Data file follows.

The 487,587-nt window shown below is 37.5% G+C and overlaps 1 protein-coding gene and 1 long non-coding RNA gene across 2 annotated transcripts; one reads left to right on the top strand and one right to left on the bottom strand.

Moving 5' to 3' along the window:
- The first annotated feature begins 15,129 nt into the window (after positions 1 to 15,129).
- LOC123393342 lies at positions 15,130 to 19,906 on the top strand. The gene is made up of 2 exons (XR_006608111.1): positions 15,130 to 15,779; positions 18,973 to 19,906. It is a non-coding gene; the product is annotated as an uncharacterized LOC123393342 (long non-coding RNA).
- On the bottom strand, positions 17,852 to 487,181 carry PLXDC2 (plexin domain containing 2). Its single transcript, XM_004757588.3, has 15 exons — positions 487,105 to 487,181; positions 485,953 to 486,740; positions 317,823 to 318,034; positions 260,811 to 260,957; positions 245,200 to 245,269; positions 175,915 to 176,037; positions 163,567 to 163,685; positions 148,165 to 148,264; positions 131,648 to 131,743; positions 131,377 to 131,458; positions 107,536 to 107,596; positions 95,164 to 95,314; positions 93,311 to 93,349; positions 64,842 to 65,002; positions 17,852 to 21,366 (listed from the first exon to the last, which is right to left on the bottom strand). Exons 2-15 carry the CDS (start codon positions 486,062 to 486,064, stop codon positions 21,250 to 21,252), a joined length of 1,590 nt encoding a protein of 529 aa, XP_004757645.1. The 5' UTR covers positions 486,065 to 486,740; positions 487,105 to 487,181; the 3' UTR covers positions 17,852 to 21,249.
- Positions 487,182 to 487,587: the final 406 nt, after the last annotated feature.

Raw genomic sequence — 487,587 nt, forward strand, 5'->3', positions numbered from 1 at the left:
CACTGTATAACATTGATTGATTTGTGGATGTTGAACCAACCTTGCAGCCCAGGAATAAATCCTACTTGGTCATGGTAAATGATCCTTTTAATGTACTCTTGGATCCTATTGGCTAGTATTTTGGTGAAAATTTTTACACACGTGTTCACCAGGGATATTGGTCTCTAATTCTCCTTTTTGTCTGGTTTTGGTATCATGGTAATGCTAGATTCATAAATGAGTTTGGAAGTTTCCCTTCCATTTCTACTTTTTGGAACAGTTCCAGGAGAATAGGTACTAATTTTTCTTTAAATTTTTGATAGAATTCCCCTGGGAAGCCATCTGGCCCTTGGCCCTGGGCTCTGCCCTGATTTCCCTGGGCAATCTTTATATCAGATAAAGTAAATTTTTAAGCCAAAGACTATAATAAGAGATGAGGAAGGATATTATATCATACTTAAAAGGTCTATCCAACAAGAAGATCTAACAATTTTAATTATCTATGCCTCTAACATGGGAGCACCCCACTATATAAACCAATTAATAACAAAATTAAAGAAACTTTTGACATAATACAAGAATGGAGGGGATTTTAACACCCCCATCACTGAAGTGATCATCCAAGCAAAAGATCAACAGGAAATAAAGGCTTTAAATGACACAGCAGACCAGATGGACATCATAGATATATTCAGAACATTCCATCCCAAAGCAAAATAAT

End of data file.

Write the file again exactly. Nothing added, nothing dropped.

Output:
The 487,587-nt window shown below is 37.5% G+C and overlaps 1 protein-coding gene and 1 long non-coding RNA gene across 2 annotated transcripts; one reads left to right on the top strand and one right to left on the bottom strand.

Moving 5' to 3' along the window:
- The first annotated feature begins 15,129 nt into the window (after positions 1 to 15,129).
- LOC123393342 lies at positions 15,130 to 19,906 on the top strand. The gene is made up of 2 exons (XR_006608111.1): positions 15,130 to 15,779; positions 18,973 to 19,906. It is a non-coding gene; the product is annotated as an uncharacterized LOC123393342 (long non-coding RNA).
- On the bottom strand, positions 17,852 to 487,181 carry PLXDC2 (plexin domain containing 2). Its single transcript, XM_004757588.3, has 15 exons — positions 487,105 to 487,181; positions 485,953 to 486,740; positions 317,823 to 318,034; positions 260,811 to 260,957; positions 245,200 to 245,269; positions 175,915 to 176,037; positions 163,567 to 163,685; positions 148,165 to 148,264; positions 131,648 to 131,743; positions 131,377 to 131,458; positions 107,536 to 107,596; positions 95,164 to 95,314; positions 93,311 to 93,349; positions 64,842 to 65,002; positions 17,852 to 21,366 (listed from the first exon to the last, which is right to left on the bottom strand). Exons 2-15 carry the CDS (start codon positions 486,062 to 486,064, stop codon positions 21,250 to 21,252), a joined length of 1,590 nt encoding a protein of 529 aa, XP_004757645.1. The 5' UTR covers positions 486,065 to 486,740; positions 487,105 to 487,181; the 3' UTR covers positions 17,852 to 21,249.
- Positions 487,182 to 487,587: the final 406 nt, after the last annotated feature.

Raw genomic sequence — 487,587 nt, forward strand, 5'->3', positions numbered from 1 at the left:
CACTGTATAACATTGATTGATTTGTGGATGTTGAACCAACCTTGCAGCCCAGGAATAAATCCTACTTGGTCATGGTAAATGATCCTTTTAATGTACTCTTGGATCCTATTGGCTAGTATTTTGGTGAAAATTTTTACACACGTGTTCACCAGGGATATTGGTCTCTAATTCTCCTTTTTGTCTGGTTTTGGTATCATGGTAATGCTAGATTCATAAATGAGTTTGGAAGTTTCCCTTCCATTTCTACTTTTTGGAACAGTTCCAGGAGAATAGGTACTAATTTTTCTTTAAATTTTTGATAGAATTCCCCTGGGAAGCCATCTGGCCCTTGGCCCTGGGCTCTGCCCTGATTTCCCTGGGCAATCTTTATATCAGATAAAGTAAATTTTTAAGCCAAAGACTATAATAAGAGATGAGGAAGGATATTATATCATACTTAAAAGGTCTATCCAACAAGAAGATCTAACAATTTTAATTATCTATGCCTCTAACATGGGAGCACCCCACTATATAAACCAATTAATAACAAAATTAAAGAAACTTTTGACATAATACAAGAATGGAGGGGATTTTAACACCCCCATCACTGAAGTGATCATCCAAGCAAAAGATCAACAGGAAATAAAGGCTTTAAATGACACAGCAGACCAGATGGACATCATAGATATATTCAGAACATTCCATCCCAAAGCAAAATAAT